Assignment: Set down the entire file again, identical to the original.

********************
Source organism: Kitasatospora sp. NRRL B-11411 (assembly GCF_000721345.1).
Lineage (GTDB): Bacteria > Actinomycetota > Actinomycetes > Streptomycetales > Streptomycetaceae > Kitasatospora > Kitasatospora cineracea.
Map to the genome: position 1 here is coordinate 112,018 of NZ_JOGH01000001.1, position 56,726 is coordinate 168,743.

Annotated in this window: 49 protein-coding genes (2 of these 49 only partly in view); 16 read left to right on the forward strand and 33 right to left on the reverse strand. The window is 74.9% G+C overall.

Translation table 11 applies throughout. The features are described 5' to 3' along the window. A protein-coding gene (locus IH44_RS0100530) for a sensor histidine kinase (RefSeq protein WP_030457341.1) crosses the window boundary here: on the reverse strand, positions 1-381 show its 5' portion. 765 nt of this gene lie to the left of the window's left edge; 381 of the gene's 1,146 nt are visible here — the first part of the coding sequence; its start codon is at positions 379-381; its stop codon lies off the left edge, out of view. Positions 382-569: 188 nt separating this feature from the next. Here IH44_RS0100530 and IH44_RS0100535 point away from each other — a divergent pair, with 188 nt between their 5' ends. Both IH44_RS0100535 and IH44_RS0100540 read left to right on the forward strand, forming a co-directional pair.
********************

Source organism: Kitasatospora sp. NRRL B-11411 (assembly GCF_000721345.1).
Lineage (GTDB): Bacteria > Actinomycetota > Actinomycetes > Streptomycetales > Streptomycetaceae > Kitasatospora > Kitasatospora cineracea.
Map to the genome: position 1 here is coordinate 112,018 of NZ_JOGH01000001.1, position 56,726 is coordinate 168,743.

Annotated in this window: 49 protein-coding genes (2 of these 49 only partly in view); 16 read left to right on the forward strand and 33 right to left on the reverse strand. The window is 74.9% G+C overall.

Translation table 11 applies throughout. The features are described 5' to 3' along the window. A protein-coding gene (locus IH44_RS0100530) for a sensor histidine kinase (RefSeq protein WP_030457341.1) crosses the window boundary here: on the reverse strand, positions 1-381 show its 5' portion. 765 nt of this gene lie to the left of the window's left edge; 381 of the gene's 1,146 nt are visible here — the first part of the coding sequence; its start codon is at positions 379-381; its stop codon lies off the left edge, out of view. Positions 382-569: 188 nt separating this feature from the next. Here IH44_RS0100530 and IH44_RS0100535 point away from each other — a divergent pair, with 188 nt between their 5' ends. Both IH44_RS0100535 and IH44_RS0100540 read left to right on the forward strand, forming a co-directional pair.